Tiawanda Moore filed a sexual harassment claim against a police officer.  Naturally, she was already feeling leery of law enforcement and did not trust the Internal Affairs investigators, so she decided to record her meeting with them “to show how they’re not helping her.” She used her Blackberry, and was subsequently arrested under the Illinois Eavesdropping Act once the recording was discovered by the investigators.

While the penalty for recording public officials is the harshest, other offenses under the Act could easily affect many Illinois citizens without knowledge of the law. Audio-recording a private or public conversation with a civilian, without the consent of all parties to the conversation, is a Class 4 felony punishable by up to three years in prison.  The ACLU filed a lawsuit to challenge the Illinois Eavesdropping Act in federal court, but it was dismissed for the second time on January 10th.

These harsh penalties present challenges to modern technology. Most cell phones now have audio and/or video recording capabilities, and many people also utilize digital video recorders.  In fact, uploading videos to YouTube, Facebook, or blogging sites is common, and people are enticed to share their experiences with others.  However, quickly turning on a video recording device to capture the moment could put Illinois citizens in prison. In this era, where legitimate news organizations like CNN or local newspapers encourage citizens to become reporters by taping and publishing “eyewitness news,”  Illinois’ eavesdropping statutes could put these citizen-reporters in prison.

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January 30th, 2011 at 9:45 pm

Students’ Cell Phone Data – Private?

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With cell phone communication among teenagers rising, public school administrators are confronting new challenges such as sexting and cyberbullying, with little assistance from the legal system on how to handle these behavioral problems. While the Supreme Court has addressed the application of Fourth Amendment protection from unreasonable searches and seizures to schools’ searches of student, it has yet to apply this school search standard to cell phones and similar technology in schools.  Additionally, it is uncertain whether the First Amendment provides any extra protection to students’ expectation of privacy in the contents of their cell phones.

A recently settled case, which the ACLU brought on behalf of a female student in a Pennsylvania high school, highlights the major consequences and intrusion of privacy that could arise when school officials choose to search through a student’s phone.  The student, N. N., brought a lawsuit against Tunkhannock Area School District, alleging that both her First and Fourth Amendment rights had been violated after the school performed an unreasonable search and seizure of her cell phone, which led to private information being given to law enforcement. N.N. was caught using her phone during school hours, a violation of school rules, and her teacher rightfully seized the phone and turned it over to the principal.  However, rather than simply maintain possession of the phone, the principal searched through the phone and accessed the phone’s camera function.  He discovered naked pictures of the student and contacted law enforcement officials.  At the end of the school day, N.N. reported to the principal’s office where she was told that her phone would not be returned to her, because he had found the photos and turned her phone over for criminal prosecution instead.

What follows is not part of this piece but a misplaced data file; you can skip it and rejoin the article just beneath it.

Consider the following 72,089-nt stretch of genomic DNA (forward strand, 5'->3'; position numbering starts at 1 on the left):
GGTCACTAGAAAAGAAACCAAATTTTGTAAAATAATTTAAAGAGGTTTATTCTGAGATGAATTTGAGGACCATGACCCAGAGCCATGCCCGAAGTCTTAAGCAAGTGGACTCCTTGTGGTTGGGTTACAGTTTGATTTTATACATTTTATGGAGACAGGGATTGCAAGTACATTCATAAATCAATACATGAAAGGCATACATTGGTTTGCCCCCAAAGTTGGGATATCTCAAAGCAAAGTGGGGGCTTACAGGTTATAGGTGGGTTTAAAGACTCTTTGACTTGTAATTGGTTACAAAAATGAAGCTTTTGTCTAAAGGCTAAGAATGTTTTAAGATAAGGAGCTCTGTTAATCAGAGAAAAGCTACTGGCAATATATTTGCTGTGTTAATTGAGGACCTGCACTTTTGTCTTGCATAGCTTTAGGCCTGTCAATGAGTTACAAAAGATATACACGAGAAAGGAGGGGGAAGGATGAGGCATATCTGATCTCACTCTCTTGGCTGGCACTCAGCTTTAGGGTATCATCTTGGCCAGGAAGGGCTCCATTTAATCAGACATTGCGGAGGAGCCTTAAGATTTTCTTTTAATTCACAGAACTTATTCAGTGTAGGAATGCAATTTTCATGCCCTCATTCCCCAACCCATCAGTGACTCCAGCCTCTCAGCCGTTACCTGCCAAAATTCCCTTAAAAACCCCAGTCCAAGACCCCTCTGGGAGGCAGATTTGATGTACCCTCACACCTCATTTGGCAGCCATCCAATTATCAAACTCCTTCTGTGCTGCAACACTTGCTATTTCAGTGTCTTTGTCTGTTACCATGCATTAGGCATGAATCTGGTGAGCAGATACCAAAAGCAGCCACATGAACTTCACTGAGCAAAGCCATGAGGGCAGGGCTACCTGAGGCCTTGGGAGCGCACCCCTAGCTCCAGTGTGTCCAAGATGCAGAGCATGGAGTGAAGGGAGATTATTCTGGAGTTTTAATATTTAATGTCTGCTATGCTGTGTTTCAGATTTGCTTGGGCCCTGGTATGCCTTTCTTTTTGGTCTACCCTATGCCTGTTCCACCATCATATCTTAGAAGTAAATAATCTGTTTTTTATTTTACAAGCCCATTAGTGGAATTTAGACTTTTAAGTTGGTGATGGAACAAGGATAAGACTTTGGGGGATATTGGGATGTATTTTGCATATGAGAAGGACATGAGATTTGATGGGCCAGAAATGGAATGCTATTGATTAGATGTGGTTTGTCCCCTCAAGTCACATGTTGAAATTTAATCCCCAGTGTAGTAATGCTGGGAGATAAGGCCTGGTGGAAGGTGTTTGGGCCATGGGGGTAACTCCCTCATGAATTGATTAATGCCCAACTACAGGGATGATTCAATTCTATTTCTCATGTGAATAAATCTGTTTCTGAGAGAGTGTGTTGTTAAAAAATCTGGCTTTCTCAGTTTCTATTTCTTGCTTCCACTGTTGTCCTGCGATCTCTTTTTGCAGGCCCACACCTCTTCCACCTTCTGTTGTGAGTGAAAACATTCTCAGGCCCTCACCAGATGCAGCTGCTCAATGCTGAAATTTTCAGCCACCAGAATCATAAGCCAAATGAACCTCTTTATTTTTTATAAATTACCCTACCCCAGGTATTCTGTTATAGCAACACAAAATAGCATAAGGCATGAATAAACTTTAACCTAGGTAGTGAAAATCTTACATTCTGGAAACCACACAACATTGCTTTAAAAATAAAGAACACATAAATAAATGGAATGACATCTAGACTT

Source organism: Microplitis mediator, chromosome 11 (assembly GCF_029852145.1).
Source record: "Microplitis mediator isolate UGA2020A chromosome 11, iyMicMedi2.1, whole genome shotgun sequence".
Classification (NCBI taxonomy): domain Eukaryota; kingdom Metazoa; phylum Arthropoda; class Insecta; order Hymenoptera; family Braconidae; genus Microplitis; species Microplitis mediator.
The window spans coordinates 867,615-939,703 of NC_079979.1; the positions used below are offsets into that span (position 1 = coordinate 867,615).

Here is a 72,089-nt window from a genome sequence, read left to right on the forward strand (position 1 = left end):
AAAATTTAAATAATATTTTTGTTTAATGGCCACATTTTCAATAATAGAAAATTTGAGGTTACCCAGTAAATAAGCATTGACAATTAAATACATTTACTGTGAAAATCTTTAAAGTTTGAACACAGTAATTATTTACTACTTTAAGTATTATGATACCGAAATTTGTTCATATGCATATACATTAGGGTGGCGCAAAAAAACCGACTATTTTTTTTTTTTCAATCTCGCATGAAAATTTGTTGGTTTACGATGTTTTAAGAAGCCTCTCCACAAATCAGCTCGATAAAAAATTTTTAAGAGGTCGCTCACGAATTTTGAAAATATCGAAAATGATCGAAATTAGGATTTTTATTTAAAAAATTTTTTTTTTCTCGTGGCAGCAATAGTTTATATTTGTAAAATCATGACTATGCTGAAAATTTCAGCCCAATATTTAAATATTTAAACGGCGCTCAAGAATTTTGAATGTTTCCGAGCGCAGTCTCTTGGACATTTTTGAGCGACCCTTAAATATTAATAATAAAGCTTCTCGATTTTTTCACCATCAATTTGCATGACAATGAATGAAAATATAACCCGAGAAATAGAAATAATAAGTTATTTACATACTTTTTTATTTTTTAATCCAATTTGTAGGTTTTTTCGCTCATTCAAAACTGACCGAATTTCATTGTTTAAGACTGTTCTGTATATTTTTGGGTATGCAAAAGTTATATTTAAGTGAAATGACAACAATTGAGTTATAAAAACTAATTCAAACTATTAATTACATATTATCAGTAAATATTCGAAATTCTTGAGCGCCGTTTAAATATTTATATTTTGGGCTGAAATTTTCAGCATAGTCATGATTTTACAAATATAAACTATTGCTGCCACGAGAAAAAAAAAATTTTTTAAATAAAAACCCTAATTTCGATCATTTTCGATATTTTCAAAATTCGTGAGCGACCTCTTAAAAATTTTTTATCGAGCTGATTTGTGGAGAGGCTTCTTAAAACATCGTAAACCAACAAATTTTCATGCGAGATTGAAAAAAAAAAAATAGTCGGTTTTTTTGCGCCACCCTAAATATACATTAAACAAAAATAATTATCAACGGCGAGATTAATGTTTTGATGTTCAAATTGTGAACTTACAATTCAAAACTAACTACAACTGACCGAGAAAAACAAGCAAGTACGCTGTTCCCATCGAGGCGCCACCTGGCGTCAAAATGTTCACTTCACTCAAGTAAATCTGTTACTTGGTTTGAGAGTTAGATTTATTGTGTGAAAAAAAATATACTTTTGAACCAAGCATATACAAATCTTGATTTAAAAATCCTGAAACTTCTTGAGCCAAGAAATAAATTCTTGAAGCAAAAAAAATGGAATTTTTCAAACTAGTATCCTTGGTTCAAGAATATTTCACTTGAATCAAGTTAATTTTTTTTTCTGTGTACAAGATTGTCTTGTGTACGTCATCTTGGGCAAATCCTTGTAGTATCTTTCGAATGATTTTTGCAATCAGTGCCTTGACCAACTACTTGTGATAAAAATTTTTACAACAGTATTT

Although school policy stated that the punishment for misusing a cell phone once on school property was a one-day confiscation and one Saturday detention, N.N. was suspended from school for three days. The Wyoming County District Attorney’s Office did not formally charge N.N., but the district attorney did threaten to bring felony child pornography charges against her unless she undertook a five-week re-education program. N.N. agreed to take the course, which was designed for victims of sexual violence and abuse. N.N. was forced to write papers about how her conduct was wrong, although she maintains that the photographs were private and sent only to her boyfriend.

In response to the N.N. case and other cases involving cell phone searches of students, the ACLU has drafted a proposed cell phone policy for school districts to utilize and adopt.  The policy allows cell phones on campus, but prohibits their use during class hours, to exchange naked pictures, and generally the use of cell phones “in a manner that poses a threat to academic integrity, disrupts the learning environment, or violates the privacy rights of others. Notably, the policy prohibits any search performed on the phone by school officials without student or parental consent.  If school officials reasonably suspect that a student’s cell phone contains content that violates criminal laws or has been used in a criminal manner, they must confiscate the device, contact law enforcement authorities, and surrender the device to these authorities if they produce a valid warrant.

While the ACLU’s efforts to protect student speech and privacy are admirable, there are many potential difficulties that schools would encounter by adopting this policy. A policy that completely forbids searches may cause harm to students or go too far in eliminating reasonable, searches performed with good intentions.  For example, if a teacher found a cell phone in a classroom, he would be forbidden from accessing the phone’s directory or information in order to determine its owner. If a student has an emergency or accident, the teacher would be forbidden from searching the cell phone for contact information in the event that the emergency contact on file could not be reached. Additionally, subjecting students to immediate criminal repercussions for their private content rather than conduct an independent search could undermine schools’ efforts to maintain order.  Criminal proceedings could put students through dramatic, frightening ordeals that could fail to produce results and only create more stigma and embarrassment for the student. Thus, while the ACLU policy recognizes students’ rights to privacy, its ban on searches and immediate turnover to law enforcement are too severe and have the potential to backfire and cause harm to students.

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January 11th, 2011 at 4:23 pm